Lecce: “Florence of the South”

by Annie
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Today, Lecce is a candidate for Capital of European Culture in 2019. However, her ancient history and origins date back over 3,000 years to before the Trojan Wars and perhaps even further! Over the centuries (as with many cities and regions located in strategically desirable areas), Lecce’s story is one of conquest and survival.

First let’s fast forward past the Messapii, Greeks, and Ostrogoths to the 6th century AD when Lecce became part of the Eastern Roman Empire and remained under Constantinople’s rule for five centuries.  A partially excavated Roman amphitheater and other ruins from this period sit prominently in Lecce’s lovely historical center along with St. Oronzo (St. Horace), her patron saint, who saved the city from the plague in the 17th century.

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Now, moving to the end of the 11th century with the Normans, Lecce became an important trading center and capital of the province of Salento. And, as part of the Kingdom of Naples, Lecce not only became one of the most important towns in southern Italy, but this period also marks the flourishing of Lecce’s culture and unique architectural style.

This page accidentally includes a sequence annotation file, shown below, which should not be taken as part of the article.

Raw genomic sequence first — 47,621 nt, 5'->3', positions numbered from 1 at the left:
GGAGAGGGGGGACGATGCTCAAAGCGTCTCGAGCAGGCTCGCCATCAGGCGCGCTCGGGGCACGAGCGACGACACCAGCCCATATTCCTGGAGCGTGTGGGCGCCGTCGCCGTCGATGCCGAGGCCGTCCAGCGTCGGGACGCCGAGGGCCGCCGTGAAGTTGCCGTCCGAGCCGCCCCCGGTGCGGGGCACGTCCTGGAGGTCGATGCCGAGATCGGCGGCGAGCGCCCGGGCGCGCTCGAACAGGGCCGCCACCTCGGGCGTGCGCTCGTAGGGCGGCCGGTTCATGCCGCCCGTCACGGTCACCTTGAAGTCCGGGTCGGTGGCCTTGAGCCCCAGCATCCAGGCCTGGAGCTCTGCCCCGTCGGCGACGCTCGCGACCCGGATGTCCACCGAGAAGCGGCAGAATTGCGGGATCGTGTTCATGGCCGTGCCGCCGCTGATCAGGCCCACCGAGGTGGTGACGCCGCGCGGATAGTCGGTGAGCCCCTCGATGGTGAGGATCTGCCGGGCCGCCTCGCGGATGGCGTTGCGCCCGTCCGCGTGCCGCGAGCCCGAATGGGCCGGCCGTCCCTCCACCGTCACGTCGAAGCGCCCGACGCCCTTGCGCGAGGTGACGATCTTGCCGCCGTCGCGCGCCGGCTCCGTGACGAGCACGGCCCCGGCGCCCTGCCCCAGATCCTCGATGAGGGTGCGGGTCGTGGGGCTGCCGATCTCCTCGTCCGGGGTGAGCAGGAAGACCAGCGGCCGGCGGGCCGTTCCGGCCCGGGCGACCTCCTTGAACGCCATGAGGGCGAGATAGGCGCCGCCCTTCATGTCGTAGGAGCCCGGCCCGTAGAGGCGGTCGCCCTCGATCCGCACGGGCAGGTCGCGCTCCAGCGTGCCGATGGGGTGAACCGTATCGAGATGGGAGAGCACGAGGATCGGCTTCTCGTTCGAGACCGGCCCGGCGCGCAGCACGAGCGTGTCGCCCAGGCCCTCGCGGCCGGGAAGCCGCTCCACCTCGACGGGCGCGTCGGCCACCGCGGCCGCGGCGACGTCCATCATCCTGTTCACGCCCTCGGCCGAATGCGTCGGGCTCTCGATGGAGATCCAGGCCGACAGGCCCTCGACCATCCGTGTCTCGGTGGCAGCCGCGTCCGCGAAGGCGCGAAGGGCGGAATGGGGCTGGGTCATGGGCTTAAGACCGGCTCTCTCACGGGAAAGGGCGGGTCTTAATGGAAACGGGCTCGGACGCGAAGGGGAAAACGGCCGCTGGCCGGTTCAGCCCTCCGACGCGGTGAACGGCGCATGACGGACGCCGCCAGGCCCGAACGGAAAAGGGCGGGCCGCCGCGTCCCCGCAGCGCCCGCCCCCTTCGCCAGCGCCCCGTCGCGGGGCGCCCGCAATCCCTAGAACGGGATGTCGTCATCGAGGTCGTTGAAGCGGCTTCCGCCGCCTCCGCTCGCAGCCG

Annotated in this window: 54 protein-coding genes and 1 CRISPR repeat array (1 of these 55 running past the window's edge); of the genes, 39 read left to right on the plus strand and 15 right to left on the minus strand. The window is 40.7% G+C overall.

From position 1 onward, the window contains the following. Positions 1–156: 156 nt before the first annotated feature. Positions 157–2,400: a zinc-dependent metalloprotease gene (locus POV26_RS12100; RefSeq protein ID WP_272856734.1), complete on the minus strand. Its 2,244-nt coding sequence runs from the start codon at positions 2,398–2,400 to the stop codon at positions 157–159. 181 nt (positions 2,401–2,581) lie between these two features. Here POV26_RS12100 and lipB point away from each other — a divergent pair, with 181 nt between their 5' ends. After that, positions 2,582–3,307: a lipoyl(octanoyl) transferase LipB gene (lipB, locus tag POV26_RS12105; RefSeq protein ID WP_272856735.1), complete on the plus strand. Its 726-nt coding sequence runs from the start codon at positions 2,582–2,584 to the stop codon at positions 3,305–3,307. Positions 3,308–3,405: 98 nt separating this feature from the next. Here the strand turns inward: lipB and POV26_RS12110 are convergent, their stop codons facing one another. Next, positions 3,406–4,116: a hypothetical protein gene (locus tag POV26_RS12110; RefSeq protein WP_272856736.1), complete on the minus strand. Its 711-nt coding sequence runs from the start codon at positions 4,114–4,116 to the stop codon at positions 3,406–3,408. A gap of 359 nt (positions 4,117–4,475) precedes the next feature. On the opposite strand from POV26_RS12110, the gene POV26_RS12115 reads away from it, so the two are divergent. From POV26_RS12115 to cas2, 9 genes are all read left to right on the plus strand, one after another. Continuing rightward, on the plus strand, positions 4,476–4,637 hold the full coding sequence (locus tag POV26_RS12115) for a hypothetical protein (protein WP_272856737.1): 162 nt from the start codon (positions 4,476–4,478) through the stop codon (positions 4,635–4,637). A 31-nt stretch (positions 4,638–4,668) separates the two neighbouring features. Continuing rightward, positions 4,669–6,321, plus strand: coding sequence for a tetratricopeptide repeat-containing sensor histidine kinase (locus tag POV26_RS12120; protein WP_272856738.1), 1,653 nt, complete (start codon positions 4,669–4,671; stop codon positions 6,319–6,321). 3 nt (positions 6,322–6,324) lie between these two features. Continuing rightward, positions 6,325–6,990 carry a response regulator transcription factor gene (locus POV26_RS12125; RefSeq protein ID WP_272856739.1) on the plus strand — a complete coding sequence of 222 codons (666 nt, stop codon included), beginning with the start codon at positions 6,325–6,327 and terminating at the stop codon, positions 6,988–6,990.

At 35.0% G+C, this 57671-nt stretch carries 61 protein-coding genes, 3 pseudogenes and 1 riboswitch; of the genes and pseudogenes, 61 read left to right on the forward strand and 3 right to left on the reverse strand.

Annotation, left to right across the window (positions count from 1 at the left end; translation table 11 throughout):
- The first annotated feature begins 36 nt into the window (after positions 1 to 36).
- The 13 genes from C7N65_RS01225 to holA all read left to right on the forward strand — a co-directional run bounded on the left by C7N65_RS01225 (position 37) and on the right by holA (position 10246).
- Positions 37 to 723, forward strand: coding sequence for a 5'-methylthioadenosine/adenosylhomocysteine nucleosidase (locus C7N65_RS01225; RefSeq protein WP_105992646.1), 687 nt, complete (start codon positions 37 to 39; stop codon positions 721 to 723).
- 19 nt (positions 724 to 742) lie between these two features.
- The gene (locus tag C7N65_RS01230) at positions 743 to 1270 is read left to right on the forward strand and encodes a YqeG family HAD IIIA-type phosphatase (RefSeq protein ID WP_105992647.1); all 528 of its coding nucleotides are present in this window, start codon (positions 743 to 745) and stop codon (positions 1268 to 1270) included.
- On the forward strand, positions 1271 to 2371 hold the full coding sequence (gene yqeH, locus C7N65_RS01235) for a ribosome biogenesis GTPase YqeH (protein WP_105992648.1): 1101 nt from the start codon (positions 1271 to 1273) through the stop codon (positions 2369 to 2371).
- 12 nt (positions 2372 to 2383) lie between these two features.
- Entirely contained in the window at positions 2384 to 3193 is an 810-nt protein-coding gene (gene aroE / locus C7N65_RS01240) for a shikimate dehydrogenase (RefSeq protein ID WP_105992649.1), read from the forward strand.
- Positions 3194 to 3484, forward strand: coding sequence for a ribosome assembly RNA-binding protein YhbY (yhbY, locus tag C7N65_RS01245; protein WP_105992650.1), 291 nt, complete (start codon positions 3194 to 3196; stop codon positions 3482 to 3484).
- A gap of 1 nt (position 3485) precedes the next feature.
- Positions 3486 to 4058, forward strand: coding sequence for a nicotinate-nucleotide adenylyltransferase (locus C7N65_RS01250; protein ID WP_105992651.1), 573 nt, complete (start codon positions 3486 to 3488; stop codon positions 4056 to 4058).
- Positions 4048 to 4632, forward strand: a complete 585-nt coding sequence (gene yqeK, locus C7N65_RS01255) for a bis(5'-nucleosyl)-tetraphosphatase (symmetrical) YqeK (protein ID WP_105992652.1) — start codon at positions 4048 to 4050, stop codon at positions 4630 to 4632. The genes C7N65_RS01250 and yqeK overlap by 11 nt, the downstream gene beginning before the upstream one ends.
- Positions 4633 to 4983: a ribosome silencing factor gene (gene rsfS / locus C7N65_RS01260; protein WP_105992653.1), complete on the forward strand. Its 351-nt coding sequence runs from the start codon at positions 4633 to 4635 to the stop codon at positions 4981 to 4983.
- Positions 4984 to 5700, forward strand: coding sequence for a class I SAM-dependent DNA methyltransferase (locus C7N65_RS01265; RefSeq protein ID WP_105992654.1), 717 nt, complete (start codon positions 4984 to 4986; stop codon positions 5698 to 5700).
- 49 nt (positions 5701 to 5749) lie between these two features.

Known as Lecce Baroque, Leccese in Italian, local master sculptors used tuffaceous stone or pietra leccese (poor man’s marble) to create elaborate and fanciful stone ornamentation and “lacework” for her buildings, churches, and fortifications. Soft and easy to work with (but hardening over time) this extravagant celebration of Lecce Baroque embellishes the entire city and continues to delight visitors.

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Delightful truly describes Lecce, nicknamed the “Florence of the South”. With its elaborate edifices, facades, and interiors… everywhere you look you are greeted with ripe and lush decor, cheerful cherubs and saints. There is a sense of jubilation. Instead of serious inanimate images, they feel animated, full of life! Dancing and rejoicing, they invite us to join them… shall we?

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